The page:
Picture frame glass – to replace the broken glass when the kids bounce off the walls and the frames fall to the floor.

Storage bins – to pack away everything of sentimental value that you own so that it doesn’t go the way of those picture frames.

Computer repair/maintenance contract – for when they spill juice on the keyboard…or drop the laptop.

Gallons of ketchup – no explanation necessary.

Transportation costs – for those extra trips you need to make for any/all of the above.

And those are the just the unmentioned costs that immediately come to my mind. I know there are more.

Enjoy the Superbowl!

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I was at work today while our 44th president was inaugurated.  A coworker and I made a deal about how to arrange our breaks; he’d get to watch the swearing in and I’d get to watch our new President’s first speech.  I think I got the better end of that deal.

I heard President Obama make a speech I was proud to hear our nation’s leader make.  It struck me as honest.  I can’t always say that about our politicians.  What I heard is our President expecting us to own our contributions to this country and its change.  Don’t expect it all to be done for you; pitch in and help.  Don’t just complain, don’t give up; come up with solutions, and help implement them.  Claim it, work for it, be proud of it, be cognizant of what you’ll pass on to your grandchildren.

My suggestion is to start here.  Sign up for the updates, be informed, offer opinions.

But it’s funny the things that catch your eye and make an impression.  Two things I’ll remember most from today’s speeches and immediately afterward have absolutely nothing to do with the dichotomy of the fervor and solemnity of the celebrations, the hope for our country’s future, or even the history in the making with our first black president taking office.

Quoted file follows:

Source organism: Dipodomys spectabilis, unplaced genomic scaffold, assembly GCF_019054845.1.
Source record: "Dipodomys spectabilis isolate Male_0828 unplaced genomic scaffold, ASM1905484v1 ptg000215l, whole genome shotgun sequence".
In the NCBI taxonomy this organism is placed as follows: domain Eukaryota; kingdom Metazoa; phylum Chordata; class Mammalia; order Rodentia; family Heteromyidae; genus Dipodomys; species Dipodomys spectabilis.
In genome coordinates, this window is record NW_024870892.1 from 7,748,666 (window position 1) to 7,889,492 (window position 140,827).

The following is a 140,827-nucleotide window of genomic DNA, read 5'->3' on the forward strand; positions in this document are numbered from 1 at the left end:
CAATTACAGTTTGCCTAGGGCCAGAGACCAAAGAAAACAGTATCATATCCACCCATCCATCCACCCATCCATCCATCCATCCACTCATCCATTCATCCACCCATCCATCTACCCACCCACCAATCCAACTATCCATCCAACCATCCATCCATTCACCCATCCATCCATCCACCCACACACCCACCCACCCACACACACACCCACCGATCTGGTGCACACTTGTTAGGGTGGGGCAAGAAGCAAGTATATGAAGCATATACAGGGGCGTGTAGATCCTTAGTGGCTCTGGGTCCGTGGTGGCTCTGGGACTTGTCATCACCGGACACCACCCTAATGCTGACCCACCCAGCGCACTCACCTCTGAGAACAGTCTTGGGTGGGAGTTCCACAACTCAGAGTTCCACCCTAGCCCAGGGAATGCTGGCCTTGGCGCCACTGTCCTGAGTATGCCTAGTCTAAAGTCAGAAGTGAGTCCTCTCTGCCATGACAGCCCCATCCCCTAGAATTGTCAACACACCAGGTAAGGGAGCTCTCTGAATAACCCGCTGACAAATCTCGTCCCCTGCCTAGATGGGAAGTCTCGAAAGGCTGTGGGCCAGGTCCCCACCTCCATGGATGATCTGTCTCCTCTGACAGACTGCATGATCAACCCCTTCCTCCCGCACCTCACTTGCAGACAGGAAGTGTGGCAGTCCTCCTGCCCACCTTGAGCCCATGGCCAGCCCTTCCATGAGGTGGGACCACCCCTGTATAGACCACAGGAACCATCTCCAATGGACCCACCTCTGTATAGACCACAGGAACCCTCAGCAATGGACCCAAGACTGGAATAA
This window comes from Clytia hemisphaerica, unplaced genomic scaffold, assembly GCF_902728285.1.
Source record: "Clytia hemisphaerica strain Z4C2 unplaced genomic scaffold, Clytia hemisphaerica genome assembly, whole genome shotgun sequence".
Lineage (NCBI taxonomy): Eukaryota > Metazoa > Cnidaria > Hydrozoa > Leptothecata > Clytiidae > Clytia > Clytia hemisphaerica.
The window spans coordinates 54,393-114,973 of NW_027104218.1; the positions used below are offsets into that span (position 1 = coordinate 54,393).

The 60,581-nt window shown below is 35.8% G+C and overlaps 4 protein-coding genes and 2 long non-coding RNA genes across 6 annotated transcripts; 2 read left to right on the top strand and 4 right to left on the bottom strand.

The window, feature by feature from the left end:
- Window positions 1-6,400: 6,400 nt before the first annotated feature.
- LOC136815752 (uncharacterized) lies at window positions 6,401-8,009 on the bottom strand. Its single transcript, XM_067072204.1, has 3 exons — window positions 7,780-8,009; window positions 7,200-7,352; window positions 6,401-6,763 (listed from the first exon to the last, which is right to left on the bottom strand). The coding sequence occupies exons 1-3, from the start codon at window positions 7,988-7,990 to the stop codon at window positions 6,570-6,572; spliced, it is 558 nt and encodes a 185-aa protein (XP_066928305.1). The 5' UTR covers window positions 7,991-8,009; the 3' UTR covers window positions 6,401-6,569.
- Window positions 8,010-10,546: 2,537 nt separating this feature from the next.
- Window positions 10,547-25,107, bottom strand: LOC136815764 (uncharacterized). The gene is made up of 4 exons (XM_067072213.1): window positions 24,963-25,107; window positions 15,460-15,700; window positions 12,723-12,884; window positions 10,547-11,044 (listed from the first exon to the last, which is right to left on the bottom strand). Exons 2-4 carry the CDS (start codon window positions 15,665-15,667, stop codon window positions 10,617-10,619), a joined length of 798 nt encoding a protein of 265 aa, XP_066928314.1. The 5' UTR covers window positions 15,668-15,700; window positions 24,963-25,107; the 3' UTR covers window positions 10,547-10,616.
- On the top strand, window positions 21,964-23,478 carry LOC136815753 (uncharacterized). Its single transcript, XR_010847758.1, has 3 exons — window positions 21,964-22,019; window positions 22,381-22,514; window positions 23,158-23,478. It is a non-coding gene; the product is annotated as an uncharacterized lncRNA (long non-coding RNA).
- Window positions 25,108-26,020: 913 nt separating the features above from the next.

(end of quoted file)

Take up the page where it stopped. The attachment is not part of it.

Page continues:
The first was seeing Vice President Joe Biden taking the time to snap a photo from his vantage point for Malia Obama with her camera and handing it back to her with a real – not a “I’m just being polite” – smile.

The second was observing Michelle Obama being a mom, keeping an eye on Malia and Sasha, ensuring they behaved as well as you can expect children their age to behave in public.  Seeing her send the reassuring and encouraging smiles to them touched my mom’s heart.  Knowing that no matter how proud she is of her husband, some of her attention was rightfully (and inevitably) diverted to their kids.

My personal opinion is that our First Lady has the tougher job right now.  She needs to aid her children and husband to transition to their new roles without any of them losing sight of their family and their family values.  She needs to be the rock and earth that grounds them all and keeps them focused on the most important thing in their lives – their family.  Because without that personal nexus, President Obama will not be the best POTUS that he can be during these trying times.

In other words, she needs to continue doing what every other wife and/or mother does…only on a grander, more public scale, but with less recognition for her contribution than most. Keep them human and real, Michelle.  I wish you the best of luck.

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Open Season for changing health benefits for federal employees was originally slated to end on December 8, 2008, but has since been extended through January, 2009 based on a review of one carrier’s non-emergency surgery coverage.  But since I was unhappy with the rising costs of health care and decreasing coverage, I investigated a change and actually made one before the original end date.  Doesn’t seem to matter much, since according to the health insurance company, my family no longer has health insurance coverage.